Dannemora escape from the Guards’ perspective

By Cathy DeDe, Chronicle Managing Editor

Richie Elson says he made his documentary, We Stand Corrected: Dannemora, “to tell the other side” — that of the Corrections Officers, prison guards, local officers and law enforcement — from that told in Escape At Dannemora, Ben Stiller’s 2018 multi-part Showtime docudrama.

Dannemora, from the guards’ perspective — New documentary screens twice on Saturday, Feb. 29, at the Wood.

The Wood Theater is screening Mr. Elson’s movie on Saturday, Feb. 29, at 1:30 and 6 p.m. Tix: $12. Box office: 480-4878 or at www.WoodTheater.org.

Mr. Elson is a Los Angeles filmmaker who more typically makes horror thrillers and works “small jobs on big movies,” he says. But, “that story got my attention.”

Naturally so — a Plattsburgh graduate, his father is a former corrections officer who served 15 years at Dannemora before he retired.

The Showtime series, told from the perspective of the two escapees — David Sweat and Richard Matt — won numerous accolades and a Golden Globe for Patricia Arquette, who portrayed Joyce Mitchell, the civilian employee who aided the two convicts in their escape.

Mr. Elson says, “It seemed to me a lot of fingers were pointed at the COs. It seemed one-sided, and not from the local perspective. The officers were not allowed to talk about it. I wanted to tell the stories from their eyes, to give these guys a voice in the story.”

He contends, “The series seems to glorify the escape. I get it, the seduction of it. But in doing that, I think they did a disservice to the hard working people who had their hands tied with the regulations and policies put on them from the bureaucracy in Albany.”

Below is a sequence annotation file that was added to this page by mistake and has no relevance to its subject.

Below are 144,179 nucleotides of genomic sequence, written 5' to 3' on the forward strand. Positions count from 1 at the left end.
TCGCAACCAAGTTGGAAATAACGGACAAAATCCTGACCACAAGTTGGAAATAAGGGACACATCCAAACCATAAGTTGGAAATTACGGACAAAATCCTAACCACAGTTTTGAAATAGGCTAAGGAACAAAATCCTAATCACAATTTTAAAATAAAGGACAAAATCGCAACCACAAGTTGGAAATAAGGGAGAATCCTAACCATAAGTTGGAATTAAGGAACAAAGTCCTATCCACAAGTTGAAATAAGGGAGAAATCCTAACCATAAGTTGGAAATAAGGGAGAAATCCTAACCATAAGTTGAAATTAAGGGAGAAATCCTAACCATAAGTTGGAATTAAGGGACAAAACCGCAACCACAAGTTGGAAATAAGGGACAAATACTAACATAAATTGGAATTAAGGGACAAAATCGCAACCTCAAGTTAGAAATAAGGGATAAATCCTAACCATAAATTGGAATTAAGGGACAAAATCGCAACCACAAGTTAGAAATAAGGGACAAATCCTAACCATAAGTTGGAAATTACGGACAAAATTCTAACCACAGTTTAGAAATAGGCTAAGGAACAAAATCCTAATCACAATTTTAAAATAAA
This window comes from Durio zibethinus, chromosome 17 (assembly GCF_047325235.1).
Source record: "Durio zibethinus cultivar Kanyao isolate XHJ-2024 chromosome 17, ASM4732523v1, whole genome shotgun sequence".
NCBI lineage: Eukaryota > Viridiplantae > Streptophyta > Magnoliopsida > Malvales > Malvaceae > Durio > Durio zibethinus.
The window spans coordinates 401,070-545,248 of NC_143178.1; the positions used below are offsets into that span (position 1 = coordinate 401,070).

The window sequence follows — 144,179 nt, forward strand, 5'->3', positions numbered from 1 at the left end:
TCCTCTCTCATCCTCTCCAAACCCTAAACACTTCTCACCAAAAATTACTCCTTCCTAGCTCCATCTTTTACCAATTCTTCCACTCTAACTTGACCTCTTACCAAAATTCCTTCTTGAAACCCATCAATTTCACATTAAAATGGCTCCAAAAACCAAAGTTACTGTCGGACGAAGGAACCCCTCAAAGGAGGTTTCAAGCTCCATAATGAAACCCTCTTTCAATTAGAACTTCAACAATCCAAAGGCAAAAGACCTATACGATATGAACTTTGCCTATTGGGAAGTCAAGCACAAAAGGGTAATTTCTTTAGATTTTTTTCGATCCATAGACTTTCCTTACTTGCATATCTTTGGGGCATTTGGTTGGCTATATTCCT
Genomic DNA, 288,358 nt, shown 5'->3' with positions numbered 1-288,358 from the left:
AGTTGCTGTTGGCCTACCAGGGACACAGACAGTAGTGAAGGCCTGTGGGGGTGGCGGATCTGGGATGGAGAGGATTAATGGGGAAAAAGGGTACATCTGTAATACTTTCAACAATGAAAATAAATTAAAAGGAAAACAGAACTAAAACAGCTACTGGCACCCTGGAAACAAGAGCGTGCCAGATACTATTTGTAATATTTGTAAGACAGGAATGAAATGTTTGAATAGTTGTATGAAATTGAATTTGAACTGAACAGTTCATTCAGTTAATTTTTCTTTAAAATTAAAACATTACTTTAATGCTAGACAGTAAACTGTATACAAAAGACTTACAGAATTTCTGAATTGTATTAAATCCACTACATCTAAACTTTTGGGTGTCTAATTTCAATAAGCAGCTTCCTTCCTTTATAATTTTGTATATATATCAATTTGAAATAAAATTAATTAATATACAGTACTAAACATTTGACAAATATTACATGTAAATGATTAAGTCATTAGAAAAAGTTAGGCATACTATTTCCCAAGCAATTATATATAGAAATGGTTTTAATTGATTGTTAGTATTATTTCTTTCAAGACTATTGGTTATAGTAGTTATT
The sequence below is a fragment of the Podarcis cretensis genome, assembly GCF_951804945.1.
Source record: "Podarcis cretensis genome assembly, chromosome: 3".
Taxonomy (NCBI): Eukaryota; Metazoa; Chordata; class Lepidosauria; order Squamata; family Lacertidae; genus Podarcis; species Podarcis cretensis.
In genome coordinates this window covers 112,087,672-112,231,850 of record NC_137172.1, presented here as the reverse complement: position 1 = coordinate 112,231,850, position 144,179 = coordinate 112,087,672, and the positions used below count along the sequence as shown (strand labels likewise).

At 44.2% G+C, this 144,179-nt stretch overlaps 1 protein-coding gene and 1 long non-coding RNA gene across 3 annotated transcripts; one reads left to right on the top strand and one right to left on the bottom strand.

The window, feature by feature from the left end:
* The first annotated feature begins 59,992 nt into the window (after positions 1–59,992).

The documentary interviews several former COs, including the filmmaker’s father. Also on air: The then-prison superintendent Steve Racette, state assemblywoman, officials of NYSCOPA, the COs’ union. Their overwhelming message is that officials in Albany tied the hands of local enforcement with rules from above, budget cuts that decreased manpower at the prison, increasing inmate privileges, general lack of support. Most notably, then-Superintendent Racette had requested but Albany government denied a lockdown following a fight or riot in the prison yard days before the escape.

It would have cost several thousand dollars in overtime but, COs contend on screen, may well have turned up the escapees’ plot.

Notable that Gene Palmer speaks at length also. He’s the CO who spent four months in jail for his role in the escape. It was he who delivered contraband chopped meat — containing a hacksaw, unbeknownst to him — that the two convicts used to cut their way out of the prison.

There’s a brief, graphic image of Matt’s fatal wound to the head that Mr. Elson said he “grappled” with whether to show or not.

He recreates David Sweats’ capture in a detailed narration by State Trooper Jay Cook, who shot and wounded him.

One potential detail in the documentary that would seem to point to a larger conspiracy — that the section of pipe cut away by the escapees was never recovered — Mr. Elson says now turns out to be incorrect.

That’s unfortunate, Mr. Elson says.

Having seen the documentary, I’ll add that I found it extremely well crafted. The one-sided perspective bothered me occasionally, especially when Gene Palmer was given much opportunity to criticize the prison system long before he was identified as the guy who aided, even if inadvertently, the escapees. I do take to heart that a few “bad apples” don’t condemn the whole group. I’m glad that Mr. Elson gives them voice, though — myself, I already felt that way about the officers from the Showtime series.

Copyright © 2020 Lone Oak Publishing Co., Inc. All Rights Reserved.

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